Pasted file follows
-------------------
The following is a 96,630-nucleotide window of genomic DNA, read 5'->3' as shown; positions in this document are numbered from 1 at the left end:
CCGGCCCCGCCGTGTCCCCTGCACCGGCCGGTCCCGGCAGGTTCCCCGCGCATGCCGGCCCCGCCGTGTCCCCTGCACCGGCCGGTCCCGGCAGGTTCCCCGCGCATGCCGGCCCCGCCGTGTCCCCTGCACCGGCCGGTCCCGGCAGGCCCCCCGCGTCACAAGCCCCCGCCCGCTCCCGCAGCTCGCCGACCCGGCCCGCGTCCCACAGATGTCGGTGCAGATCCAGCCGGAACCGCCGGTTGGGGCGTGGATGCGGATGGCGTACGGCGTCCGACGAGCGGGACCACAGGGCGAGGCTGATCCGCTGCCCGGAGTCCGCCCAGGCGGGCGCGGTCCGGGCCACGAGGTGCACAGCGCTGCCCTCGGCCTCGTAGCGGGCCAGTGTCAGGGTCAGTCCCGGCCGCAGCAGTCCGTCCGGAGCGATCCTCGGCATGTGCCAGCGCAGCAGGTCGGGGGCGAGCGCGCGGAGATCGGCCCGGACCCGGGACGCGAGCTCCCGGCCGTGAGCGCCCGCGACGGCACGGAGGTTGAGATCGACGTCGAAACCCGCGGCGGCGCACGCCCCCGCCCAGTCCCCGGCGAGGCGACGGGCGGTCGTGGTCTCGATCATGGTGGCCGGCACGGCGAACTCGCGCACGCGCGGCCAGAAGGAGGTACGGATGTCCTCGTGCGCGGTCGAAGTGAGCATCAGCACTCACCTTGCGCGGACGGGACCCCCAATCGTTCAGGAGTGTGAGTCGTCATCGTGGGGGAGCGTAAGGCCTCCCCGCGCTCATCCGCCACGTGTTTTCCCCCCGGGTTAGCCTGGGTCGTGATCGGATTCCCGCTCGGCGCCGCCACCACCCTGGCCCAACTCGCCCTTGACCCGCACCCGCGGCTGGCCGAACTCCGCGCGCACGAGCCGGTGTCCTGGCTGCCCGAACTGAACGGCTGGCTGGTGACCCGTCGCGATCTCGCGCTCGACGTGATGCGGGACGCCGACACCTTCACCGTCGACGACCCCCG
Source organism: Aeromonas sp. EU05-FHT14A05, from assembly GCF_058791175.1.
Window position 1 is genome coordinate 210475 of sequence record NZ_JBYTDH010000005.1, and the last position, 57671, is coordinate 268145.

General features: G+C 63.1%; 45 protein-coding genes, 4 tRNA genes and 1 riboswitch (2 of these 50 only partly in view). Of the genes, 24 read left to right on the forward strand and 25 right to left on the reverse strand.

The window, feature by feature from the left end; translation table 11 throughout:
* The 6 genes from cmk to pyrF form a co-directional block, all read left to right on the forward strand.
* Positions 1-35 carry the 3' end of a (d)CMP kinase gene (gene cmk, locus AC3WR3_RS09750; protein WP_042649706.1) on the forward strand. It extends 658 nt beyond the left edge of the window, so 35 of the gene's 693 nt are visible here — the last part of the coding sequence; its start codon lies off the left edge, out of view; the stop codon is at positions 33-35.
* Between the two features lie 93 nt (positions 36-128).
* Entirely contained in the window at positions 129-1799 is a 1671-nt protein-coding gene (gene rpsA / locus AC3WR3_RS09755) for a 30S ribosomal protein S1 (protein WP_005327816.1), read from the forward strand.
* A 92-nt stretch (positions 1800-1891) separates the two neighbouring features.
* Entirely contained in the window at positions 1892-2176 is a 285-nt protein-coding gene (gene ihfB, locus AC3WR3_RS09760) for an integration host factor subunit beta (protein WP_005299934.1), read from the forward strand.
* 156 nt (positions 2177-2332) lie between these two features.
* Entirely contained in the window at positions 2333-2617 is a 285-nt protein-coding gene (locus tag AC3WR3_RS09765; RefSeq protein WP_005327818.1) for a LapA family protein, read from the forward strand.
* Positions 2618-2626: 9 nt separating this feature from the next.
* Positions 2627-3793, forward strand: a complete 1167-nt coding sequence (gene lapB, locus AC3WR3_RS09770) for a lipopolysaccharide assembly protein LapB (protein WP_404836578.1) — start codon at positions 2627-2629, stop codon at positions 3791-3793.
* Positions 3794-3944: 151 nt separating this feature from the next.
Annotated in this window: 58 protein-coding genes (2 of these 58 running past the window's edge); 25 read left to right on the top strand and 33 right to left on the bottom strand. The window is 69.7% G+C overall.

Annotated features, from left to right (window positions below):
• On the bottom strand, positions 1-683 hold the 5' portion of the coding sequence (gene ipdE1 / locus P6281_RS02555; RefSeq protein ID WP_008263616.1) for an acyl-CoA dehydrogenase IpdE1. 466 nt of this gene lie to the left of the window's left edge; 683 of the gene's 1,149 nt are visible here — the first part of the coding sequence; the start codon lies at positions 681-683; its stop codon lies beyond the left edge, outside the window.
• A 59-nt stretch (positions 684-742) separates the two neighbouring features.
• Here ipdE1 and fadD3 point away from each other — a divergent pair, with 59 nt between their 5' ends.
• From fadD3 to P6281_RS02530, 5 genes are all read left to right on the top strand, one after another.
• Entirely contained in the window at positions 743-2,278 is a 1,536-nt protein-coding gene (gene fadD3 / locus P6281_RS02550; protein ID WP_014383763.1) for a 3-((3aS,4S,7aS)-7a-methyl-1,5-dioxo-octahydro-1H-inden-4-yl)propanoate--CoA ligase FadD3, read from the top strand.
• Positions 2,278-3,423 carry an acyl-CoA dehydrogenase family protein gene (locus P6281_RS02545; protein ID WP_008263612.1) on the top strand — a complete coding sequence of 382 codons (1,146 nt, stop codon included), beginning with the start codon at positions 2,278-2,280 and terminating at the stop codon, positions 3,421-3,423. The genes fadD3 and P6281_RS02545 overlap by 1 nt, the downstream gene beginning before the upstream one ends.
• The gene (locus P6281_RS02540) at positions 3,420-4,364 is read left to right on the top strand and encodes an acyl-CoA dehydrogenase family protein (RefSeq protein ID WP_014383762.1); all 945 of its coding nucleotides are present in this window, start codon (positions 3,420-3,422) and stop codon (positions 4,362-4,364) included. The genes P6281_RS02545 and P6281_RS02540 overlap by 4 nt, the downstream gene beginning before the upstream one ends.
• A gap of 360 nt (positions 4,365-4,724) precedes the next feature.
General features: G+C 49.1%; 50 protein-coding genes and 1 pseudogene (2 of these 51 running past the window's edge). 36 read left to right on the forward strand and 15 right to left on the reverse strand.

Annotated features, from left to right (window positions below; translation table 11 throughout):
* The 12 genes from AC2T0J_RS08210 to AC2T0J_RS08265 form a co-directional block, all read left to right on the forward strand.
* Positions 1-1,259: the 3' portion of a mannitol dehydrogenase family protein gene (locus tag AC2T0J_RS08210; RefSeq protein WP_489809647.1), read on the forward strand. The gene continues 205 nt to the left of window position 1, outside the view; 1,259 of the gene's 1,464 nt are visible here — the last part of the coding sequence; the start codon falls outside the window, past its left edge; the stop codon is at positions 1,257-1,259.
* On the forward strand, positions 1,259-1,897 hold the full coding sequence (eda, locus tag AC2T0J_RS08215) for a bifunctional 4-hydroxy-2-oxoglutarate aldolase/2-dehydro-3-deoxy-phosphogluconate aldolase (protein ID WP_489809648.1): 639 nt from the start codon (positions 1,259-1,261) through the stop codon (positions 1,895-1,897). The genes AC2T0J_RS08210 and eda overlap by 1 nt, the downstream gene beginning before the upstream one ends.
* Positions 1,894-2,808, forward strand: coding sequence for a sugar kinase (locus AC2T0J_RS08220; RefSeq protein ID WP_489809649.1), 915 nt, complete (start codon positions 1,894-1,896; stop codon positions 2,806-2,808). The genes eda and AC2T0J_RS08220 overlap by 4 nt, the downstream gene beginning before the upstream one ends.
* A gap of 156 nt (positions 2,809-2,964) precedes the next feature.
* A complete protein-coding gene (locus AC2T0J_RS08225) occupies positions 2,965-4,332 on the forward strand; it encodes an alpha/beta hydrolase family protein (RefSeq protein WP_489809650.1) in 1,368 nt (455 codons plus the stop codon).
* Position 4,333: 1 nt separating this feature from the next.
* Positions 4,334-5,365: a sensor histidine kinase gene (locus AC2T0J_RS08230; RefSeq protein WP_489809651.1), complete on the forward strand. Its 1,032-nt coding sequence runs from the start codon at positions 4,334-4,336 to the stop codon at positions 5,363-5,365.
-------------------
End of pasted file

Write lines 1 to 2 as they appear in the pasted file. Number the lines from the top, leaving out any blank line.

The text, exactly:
The following is a 96,630-nucleotide window of genomic DNA, read 5'->3' as shown; positions in this document are numbered from 1 at the left end:
CCGGCCCCGCCGTGTCCCCTGCACCGGCCGGTCCCGGCAGGTTCCCCGCGCATGCCGGCCCCGCCGTGTCCCCTGCACCGGCCGGTCCCGGCAGGTTCCCCGCGCATGCCGGCCCCGCCGTGTCCCCTGCACCGGCCGGTCCCGGCAGGCCCCCCGCGTCACAAGCCCCCGCCCGCTCCCGCAGCTCGCCGACCCGGCCCGCGTCCCACAGATGTCGGTGCAGATCCAGCCGGAACCGCCGGTTGGGGCGTGGATGCGGATGGCGTACGGCGTCCGACGAGCGGGACCACAGGGCGAGGCTGATCCGCTGCCCGGAGTCCGCCCAGGCGGGCGCGGTCCGGGCCACGAGGTGCACAGCGCTGCCCTCGGCCTCGTAGCGGGCCAGTGTCAGGGTCAGTCCCGGCCGCAGCAGTCCGTCCGGAGCGATCCTCGGCATGTGCCAGCGCAGCAGGTCGGGGGCGAGCGCGCGGAGATCGGCCCGGACCCGGGACGCGAGCTCCCGGCCGTGAGCGCCCGCGACGGCACGGAGGTTGAGATCGACGTCGAAACCCGCGGCGGCGCACGCCCCCGCCCAGTCCCCGGCGAGGCGACGGGCGGTCGTGGTCTCGATCATGGTGGCCGGCACGGCGAACTCGCGCACGCGCGGCCAGAAGGAGGTACGGATGTCCTCGTGCGCGGTCGAAGTGAGCATCAGCACTCACCTTGCGCGGACGGGACCCCCAATCGTTCAGGAGTGTGAGTCGTCATCGTGGGGGAGCGTAAGGCCTCCCCGCGCTCATCCGCCACGTGTTTTCCCCCCGGGTTAGCCTGGGTCGTGATCGGATTCCCGCTCGGCGCCGCCACCACCCTGGCCCAACTCGCCCTTGACCCGCACCCGCGGCTGGCCGAACTCCGCGCGCACGAGCCGGTGTCCTGGCTGCCCGAACTGAACGGCTGGCTGGTGACCCGTCGCGATCTCGCGCTCGACGTGATGCGGGACGCCGACACCTTCACCGTCGACGACCCCCG